Cylinder wheels may be arranged for grinding on either the periphery or side of the wheel.
Tapered wheels take tapered safety flanges to keep pieces from flying if the wheel is broken while snagging.
The straight cup wheel is used primarily for surface grinding, but can also be used for offhand grinding of flat surfaces. Plain or beveled faces are available.
The flaring cup wheel is commonly used for tool grinding. With a resinoid bond, it is useful for snagging. Its face may be plain or beveled.
The chief use of the dish wheel is in tool work. Its thin edge can be inserted into narrow places, and it is convenient for grinding the faces of form-relieved milling cutters and broaches.
The saucer wheel is also known as a saw gummer because it is used for sharpening saws.
Abrasive grains are selected according to the mesh of a sieve through which they are sorted. For example, grain number 40 indicates that the abrasive grain passes through a sieve having approximately 40 meshes to the linear inch. A grinding wheel is designated coarse, medium, or fine according to the size of the individual abrasive grains making up the wheel. The softer and more ductile the material, the coarser the grain size. The larger the amount of stock to be removed, the coarser the grain size. The finer the finish desired, the finer the grain size.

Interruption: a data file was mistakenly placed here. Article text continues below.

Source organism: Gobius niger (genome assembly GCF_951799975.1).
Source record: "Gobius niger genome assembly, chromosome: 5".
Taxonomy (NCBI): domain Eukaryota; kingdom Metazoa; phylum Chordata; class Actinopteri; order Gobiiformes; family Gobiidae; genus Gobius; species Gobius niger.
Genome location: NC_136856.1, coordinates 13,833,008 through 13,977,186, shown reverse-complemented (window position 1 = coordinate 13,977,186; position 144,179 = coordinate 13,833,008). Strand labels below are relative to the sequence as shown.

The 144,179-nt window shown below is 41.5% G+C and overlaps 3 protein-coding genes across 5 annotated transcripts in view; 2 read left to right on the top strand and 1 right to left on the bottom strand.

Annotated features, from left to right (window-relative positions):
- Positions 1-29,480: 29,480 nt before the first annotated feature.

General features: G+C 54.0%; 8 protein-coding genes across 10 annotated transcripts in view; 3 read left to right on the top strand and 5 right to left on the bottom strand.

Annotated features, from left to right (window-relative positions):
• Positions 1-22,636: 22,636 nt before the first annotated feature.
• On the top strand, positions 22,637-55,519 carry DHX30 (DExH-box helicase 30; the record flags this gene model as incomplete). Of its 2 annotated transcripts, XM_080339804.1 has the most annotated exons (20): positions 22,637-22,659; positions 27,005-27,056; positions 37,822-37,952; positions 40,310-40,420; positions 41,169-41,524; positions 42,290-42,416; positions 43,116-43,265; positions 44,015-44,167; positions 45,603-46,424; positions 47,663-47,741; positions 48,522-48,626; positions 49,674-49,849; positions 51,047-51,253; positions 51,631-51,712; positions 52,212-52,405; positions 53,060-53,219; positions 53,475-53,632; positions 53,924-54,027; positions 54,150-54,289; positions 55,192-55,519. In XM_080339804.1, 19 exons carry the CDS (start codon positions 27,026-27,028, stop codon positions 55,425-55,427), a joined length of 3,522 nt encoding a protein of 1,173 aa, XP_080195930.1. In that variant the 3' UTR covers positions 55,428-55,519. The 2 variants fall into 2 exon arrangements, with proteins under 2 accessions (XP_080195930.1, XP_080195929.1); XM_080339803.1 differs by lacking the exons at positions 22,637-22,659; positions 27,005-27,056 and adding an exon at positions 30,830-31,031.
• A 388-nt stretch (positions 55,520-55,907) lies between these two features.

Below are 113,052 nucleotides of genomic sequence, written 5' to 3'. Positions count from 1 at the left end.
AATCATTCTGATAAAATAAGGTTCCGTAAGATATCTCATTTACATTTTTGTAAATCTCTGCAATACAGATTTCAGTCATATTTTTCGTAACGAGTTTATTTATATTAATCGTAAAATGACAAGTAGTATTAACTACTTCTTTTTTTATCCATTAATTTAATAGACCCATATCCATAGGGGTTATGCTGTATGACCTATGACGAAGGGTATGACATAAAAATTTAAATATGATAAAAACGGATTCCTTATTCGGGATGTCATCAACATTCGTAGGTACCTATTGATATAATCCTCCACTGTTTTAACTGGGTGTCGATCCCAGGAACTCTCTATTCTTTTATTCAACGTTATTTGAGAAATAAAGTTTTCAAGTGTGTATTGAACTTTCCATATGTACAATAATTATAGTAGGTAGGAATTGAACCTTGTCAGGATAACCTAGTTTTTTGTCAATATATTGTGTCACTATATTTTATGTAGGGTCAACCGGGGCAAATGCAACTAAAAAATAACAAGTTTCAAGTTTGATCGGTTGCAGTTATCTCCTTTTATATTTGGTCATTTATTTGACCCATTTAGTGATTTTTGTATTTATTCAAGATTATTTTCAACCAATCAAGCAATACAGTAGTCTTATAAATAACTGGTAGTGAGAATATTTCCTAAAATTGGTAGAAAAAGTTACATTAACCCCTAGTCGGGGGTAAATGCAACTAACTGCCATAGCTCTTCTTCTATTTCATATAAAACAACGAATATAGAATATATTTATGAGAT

The grade of a grinding wheel designates the hardness of the bonded material. A soft wheel is one on which the cutting particles break away rapidly while a hard wheel is one on which the bond successfully opposes this breaking away of the abrasive grain.
Most wheels are graded according to hardness by a letter system. Most manufacturers of grinding abrasive wheels use a letter code ranging from A (very soft) to Z (very hard). Vitrified and silicate bonds usually range from very soft to very hard, shellac and resinoid bonds usually range from very soft to hard, and rubber bonds are limited to the medium to hard range.
The grade of hardness should be selected as carefully as the grain size. A grinding abrasive wheel that is too soft will wear away too rapidly, the abrasive grain will be discarded from the wheel before its useful life is realized. On the other hand, if the wheel is too hard for the job, the abrasive particles will become dull because the bond will not release the abrasive grain, and the wheel’s efficiency will be impaired.